You separate the UI from the business rules by passing simple data structures between the two. You don’t let your controllers know anything about the business rules. Instead, the controllers unpack the HttpRequest object into a simple vanilla data structure, and then pass that data structure to an interactor object that implements the use case by invoking business objects. The interactor then gathers the response data into another vanilla data structure and passes it back to the UI. The views do not know about the business objects. They just look in that data structure and present the response.

Robert C Martin

To put that a little simpler

The important thing is that isolated, simple, data structures are passed across the boundaries. We don’t want to cheat and pass Entities or Database rows. We don’t want the data structures to have any kind of dependency that violates The Dependency Rule.

Robert C Martin

A very good existing answer about this comes from @zapl

  • The “presentation object” is sometimes also called “page object” or “view model” (though the latter may be associated with data binding in an MVVM design which is not necessary). Whatever it's called, I strongly recommend this approach since it keeps as much logic as possible out of your presentation layer. – amon Jun 8 '17 at 15:05
  • Can you please elaborate on " Have an "offer card" presentation object that takes messages from the model objects."? – CodeYogi Jun 8 '17 at 16:07
  • @CodeYogi done. – candied_orange Jun 8 '17 at 16:35
  • @CandiedOrange if you heard of web components then, is that a presentation layer? I am asking this because I have created a web component named offer-card which takes two parameters right now offer and merchant entities something like <offer-card offer="vm.offer" merchant="vm.merchant"></offer-card> the details of how to render the offer is abstracted in this web component. – CodeYogi Jun 8 '17 at 18:00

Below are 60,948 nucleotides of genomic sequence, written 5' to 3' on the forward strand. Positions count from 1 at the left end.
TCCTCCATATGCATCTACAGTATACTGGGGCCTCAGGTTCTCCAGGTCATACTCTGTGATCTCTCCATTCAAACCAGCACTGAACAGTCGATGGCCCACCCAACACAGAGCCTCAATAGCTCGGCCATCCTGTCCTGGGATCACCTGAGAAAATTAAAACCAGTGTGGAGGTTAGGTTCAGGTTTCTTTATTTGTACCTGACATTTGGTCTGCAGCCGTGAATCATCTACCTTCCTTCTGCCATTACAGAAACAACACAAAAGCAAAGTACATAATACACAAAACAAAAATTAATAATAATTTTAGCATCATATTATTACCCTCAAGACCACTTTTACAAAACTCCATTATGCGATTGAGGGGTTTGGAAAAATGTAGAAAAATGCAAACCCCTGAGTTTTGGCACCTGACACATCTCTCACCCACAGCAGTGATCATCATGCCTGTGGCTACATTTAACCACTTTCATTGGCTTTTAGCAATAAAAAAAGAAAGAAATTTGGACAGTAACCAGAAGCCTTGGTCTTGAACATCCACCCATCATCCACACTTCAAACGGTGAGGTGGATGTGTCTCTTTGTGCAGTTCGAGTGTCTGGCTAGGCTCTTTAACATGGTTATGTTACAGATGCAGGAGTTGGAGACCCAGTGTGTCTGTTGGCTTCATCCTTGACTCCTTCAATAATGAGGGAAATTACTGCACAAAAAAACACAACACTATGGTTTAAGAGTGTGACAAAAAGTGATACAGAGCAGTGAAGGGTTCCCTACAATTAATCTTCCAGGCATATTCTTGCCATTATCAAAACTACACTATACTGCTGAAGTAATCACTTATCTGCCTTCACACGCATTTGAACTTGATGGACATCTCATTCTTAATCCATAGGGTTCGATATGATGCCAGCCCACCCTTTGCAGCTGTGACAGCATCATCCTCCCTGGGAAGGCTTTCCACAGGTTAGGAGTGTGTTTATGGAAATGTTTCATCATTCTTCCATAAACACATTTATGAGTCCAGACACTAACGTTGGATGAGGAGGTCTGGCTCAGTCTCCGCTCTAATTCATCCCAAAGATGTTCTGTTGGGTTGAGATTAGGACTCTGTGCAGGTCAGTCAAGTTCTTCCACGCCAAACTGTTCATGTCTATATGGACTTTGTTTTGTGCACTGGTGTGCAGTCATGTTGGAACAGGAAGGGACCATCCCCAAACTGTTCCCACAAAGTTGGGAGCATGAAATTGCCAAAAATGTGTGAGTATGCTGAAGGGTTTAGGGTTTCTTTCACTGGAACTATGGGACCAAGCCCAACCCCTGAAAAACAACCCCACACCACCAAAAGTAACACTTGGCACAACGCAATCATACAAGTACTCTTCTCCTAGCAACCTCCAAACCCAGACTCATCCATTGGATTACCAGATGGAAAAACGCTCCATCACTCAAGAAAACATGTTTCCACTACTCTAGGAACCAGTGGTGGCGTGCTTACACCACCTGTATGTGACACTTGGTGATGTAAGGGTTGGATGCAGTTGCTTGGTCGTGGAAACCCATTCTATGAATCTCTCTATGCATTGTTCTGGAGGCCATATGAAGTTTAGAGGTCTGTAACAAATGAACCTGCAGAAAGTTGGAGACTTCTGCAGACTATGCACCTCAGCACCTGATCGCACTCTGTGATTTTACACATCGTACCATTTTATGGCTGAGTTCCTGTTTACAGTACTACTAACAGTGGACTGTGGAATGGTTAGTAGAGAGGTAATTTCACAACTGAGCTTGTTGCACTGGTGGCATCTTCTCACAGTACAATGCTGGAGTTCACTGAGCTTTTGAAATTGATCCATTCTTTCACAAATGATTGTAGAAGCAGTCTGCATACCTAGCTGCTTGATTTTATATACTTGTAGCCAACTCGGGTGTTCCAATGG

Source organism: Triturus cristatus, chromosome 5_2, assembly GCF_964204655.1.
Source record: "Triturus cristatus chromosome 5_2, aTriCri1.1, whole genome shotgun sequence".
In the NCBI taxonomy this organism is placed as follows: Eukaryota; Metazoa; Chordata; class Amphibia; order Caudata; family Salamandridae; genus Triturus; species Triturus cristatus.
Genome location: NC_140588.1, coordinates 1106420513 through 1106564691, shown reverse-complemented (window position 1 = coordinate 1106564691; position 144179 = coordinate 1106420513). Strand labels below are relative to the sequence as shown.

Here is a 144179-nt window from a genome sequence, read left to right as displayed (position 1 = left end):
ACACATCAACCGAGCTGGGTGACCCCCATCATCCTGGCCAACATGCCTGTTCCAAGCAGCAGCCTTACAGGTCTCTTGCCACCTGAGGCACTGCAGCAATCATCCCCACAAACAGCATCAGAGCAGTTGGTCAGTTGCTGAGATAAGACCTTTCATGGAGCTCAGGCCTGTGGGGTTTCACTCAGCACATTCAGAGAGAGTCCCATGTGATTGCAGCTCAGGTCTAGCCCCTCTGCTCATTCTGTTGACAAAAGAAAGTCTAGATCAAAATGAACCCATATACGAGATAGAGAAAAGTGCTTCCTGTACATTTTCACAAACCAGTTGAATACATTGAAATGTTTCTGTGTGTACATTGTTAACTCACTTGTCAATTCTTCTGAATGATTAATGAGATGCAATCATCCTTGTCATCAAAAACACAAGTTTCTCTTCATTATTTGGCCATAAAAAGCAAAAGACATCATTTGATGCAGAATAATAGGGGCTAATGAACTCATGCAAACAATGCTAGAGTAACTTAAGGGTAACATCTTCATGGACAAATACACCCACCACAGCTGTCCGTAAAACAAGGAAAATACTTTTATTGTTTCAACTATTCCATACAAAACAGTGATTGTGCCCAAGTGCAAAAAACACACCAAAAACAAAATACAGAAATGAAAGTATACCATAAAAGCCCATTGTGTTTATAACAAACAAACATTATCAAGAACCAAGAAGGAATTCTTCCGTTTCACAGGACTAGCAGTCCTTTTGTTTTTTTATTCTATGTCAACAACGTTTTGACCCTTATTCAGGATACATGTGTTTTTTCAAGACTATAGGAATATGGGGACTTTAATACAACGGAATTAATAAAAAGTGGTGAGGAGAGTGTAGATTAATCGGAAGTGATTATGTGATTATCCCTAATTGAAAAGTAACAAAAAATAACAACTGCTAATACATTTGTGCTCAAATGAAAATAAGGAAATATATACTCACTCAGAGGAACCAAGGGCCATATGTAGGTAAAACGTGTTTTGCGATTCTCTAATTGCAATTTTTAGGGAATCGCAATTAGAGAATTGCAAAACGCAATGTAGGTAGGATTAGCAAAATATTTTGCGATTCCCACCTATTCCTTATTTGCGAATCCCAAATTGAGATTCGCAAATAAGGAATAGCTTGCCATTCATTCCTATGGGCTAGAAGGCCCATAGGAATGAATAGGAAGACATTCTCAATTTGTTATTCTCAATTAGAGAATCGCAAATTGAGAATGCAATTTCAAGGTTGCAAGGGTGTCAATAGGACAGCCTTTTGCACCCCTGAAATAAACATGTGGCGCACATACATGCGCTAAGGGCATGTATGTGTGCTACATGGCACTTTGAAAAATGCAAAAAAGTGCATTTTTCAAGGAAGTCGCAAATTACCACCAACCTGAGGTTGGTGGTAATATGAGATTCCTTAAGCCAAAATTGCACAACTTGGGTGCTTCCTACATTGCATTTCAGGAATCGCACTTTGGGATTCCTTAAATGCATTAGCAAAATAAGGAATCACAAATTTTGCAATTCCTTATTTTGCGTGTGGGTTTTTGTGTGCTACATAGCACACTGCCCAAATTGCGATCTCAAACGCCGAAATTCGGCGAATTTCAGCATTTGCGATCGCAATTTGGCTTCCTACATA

• @CandiedOrange to give you more context there are three category of objects in my application service, view model/controller, entities. The controller is responsible for asking service to fetch the entities from server, the controller then communicates with template and binds data to it. – CodeYogi Jun 8 '17 at 18:03
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You can use two models in the View, but that means the View will need to contain the logic to coordinate those two models correctly. This has two drawbacks:

  1. Views are the hardest part of the site to unit test. So you will want to keep the logic there are simple as possible.
  2. If you want to show the offer card in a different View, you will need to re-implement the logic in the second View.

I recommend creating a model representing the offer card so you can keep the logic contained in pure c# code where it is easier to test and reuse.

  • May be I am mistaken but I am talking about client side of code which uses AngularJS framework. But my question is framework agnostic. – CodeYogi Jun 8 '17 at 18:05
  • Can you please take a look at my code snippet here and comment on that basis? – CodeYogi Jul 10 '17 at 5:08